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August’s BlackBerryCherry Full Moon

Happy August Full Moon

Welcome to Issue 8 of Volume VIII of Earth, Moon and Stars!

IN THIS ISSUE
(click any of these section links)

CURRENT EVENTS and THE MOON

   I started something last month when I introduced an opinion section into this blog. Since then I’ve renamed the section from My Thoughts to Just Sayin’. I think that’s going to stick. I’m not trying to troll here, but it would be interesting if any of you readers wanted to join in a discussion on whatever topic(s) you see here that you’re interested in.  Take a look and see what you think. (See Just Sayin’ in last month’s issue for my intention for this section.) In this issue I have more about All of Us

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WHAT’S COOKIN’

FULLNESS
   The moon will become full Thursday, August 18, at 09:27 UT, correspondingly earlier in time zones west of the Prime Meridian, later in time zones to the east. (See my December 2014 issue for some clarification about UT-Universal Time.)

  Because technical fullness will occur this time mid-morning at the Prime Meridian, Ms. Luna will appear about equally full both Wednesday and Thursday nights to folks in Nuuk, Greenland (two hours ahead of New York) and most of Brazil, as they will be on the cusp. East of the cusp to the International Date Line will see a fuller moon on Thursday night; west of the cusp to the Date Line (including the U.S. and Canada) will see a fuller moon on Wednesday night – although if you are near the cusp meridian both nights she will appear about the same. Check Seasonal Calendar below for exact times in some representative time zones.

Moon Over Tour Saint-Jacques, Paris (Pedro Jarque Krebs)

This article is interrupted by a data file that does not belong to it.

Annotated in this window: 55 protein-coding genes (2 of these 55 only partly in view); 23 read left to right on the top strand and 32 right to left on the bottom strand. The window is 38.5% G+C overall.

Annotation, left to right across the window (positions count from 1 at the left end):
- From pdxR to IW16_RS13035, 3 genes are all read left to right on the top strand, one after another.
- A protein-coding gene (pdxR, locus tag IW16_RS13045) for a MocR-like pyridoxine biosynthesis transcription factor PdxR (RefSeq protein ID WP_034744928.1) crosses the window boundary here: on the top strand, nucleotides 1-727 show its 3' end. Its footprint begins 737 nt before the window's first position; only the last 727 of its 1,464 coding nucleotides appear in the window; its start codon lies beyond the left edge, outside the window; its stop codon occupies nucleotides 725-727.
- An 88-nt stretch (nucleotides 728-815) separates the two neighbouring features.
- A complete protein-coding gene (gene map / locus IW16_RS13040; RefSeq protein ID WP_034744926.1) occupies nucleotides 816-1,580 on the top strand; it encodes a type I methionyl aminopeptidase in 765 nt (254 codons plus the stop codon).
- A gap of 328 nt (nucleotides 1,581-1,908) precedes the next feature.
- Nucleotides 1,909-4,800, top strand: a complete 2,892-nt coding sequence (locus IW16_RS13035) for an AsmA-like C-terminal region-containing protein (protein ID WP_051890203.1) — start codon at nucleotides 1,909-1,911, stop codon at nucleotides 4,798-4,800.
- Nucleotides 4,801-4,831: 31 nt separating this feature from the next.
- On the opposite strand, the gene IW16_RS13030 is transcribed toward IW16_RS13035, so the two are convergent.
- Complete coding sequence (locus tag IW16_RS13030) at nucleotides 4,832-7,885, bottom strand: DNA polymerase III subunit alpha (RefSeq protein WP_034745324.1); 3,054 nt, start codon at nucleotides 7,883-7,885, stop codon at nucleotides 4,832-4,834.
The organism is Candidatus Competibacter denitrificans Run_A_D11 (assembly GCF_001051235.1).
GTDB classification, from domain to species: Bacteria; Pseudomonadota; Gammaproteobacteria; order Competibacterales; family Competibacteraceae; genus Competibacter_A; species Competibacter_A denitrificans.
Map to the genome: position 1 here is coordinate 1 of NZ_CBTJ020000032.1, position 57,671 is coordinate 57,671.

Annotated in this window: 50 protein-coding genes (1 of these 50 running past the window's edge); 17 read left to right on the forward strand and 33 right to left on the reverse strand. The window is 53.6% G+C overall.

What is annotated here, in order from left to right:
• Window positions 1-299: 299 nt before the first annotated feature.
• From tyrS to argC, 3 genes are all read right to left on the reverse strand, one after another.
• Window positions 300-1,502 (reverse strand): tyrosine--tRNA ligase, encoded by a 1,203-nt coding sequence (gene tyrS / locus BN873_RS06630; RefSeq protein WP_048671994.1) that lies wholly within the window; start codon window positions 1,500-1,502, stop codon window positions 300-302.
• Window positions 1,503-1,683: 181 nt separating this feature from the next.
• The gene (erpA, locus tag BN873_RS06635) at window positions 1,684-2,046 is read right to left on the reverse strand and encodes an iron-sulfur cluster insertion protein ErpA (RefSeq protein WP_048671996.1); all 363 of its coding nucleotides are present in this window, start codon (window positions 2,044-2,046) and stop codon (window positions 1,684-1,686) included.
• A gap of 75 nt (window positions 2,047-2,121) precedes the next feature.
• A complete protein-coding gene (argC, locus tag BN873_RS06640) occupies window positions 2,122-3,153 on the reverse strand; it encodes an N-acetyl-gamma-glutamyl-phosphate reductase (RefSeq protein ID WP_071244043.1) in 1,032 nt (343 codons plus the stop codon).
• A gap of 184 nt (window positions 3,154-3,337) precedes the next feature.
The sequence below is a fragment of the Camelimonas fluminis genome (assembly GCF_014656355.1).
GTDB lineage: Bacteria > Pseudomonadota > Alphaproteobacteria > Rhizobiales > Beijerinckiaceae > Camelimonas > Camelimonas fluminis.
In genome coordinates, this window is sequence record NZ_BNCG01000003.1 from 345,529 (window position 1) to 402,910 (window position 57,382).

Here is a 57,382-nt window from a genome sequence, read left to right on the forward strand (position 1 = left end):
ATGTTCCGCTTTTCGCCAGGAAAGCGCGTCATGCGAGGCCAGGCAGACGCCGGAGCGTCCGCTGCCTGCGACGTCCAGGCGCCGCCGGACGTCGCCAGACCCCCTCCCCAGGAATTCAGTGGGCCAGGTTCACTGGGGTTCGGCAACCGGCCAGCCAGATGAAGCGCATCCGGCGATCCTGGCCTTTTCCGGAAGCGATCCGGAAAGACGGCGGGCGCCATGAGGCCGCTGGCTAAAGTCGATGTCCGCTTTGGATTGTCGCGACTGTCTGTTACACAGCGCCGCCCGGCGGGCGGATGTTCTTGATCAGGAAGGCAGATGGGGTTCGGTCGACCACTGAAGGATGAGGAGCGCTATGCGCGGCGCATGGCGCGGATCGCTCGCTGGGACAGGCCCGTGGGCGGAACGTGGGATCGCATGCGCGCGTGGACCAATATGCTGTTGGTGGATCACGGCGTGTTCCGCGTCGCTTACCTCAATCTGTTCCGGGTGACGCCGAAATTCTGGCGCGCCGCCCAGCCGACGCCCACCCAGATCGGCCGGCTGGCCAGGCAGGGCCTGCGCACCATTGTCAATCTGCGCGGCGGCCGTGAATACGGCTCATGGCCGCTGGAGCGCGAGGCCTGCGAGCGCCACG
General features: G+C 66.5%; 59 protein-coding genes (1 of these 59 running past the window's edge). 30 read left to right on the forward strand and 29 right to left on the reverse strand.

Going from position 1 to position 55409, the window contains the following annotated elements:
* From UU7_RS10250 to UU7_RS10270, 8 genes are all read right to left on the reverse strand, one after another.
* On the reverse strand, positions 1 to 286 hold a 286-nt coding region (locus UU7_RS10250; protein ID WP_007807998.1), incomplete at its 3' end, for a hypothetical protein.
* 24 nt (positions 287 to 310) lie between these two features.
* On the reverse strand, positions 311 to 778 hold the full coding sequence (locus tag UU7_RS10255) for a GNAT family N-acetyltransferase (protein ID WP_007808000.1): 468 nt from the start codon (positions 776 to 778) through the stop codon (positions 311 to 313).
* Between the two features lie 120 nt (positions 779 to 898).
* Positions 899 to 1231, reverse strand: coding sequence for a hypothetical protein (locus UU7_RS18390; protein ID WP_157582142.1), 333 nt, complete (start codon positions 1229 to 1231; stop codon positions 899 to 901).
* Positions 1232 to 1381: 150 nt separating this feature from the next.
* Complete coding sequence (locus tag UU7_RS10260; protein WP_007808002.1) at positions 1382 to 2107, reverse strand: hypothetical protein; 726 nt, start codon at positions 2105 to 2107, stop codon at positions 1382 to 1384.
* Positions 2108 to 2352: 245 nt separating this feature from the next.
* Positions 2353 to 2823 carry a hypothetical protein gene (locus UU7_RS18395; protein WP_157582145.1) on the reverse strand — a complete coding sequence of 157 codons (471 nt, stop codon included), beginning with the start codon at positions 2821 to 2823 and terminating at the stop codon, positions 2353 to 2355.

Full Moon Over Tour Saint-Jacques, Paris (Pedro Jarque Krebs)

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COOLING OFF
   For our Seasonings offering ~ a photo to feel a little cooler with.

MOON NAMES
   BlackBerryCherry sounded like a yummy combination. Check out Moon Names for some pictures and the story.

MOON MOTION QUIZ
   Continuing the journey we began last month, here’s the next step in my attempt to pique your interest in how our nearest sky neighbor shakes, rattles, and rolls. As noted last month, since the details of this rather large subject can become complex, we’re approaching it in small, simple steps. Here’s the quiz question for this month:

.Q: Does the moon rise earlier or later on successive days/nights? And by how much?

Click Moonmotion to see the answers.

JUST SAYIN’
   In this next installment of my new personal opinion section Just Sayin’, I continue the theme of All of Us with a song by that name.

MOON IN SONG
   I did find one song about the Blackberry Moon. Click song about the moon to jump to this section.

ASTROLOGY
   Molly Hall tells us there’s something wild in the air at this full moon in Aquarius. 

HUMOR
  In continuation of our new Humor section, Calvin (of Calvin and Hobbes) checks his horoscope.

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SEASONAL CALENDAR
Moon Dates and Times

August’s full moon           Thursday August 18 09:27 UT; 5:27 am EDT; 2:27 am PDT
.                                             Thursday August 18 12:27 pm IDT; 5:27 pm AWST/PHT;  7:27 pm AEST
.                                             Wednesday August 17 11:27 pm HAST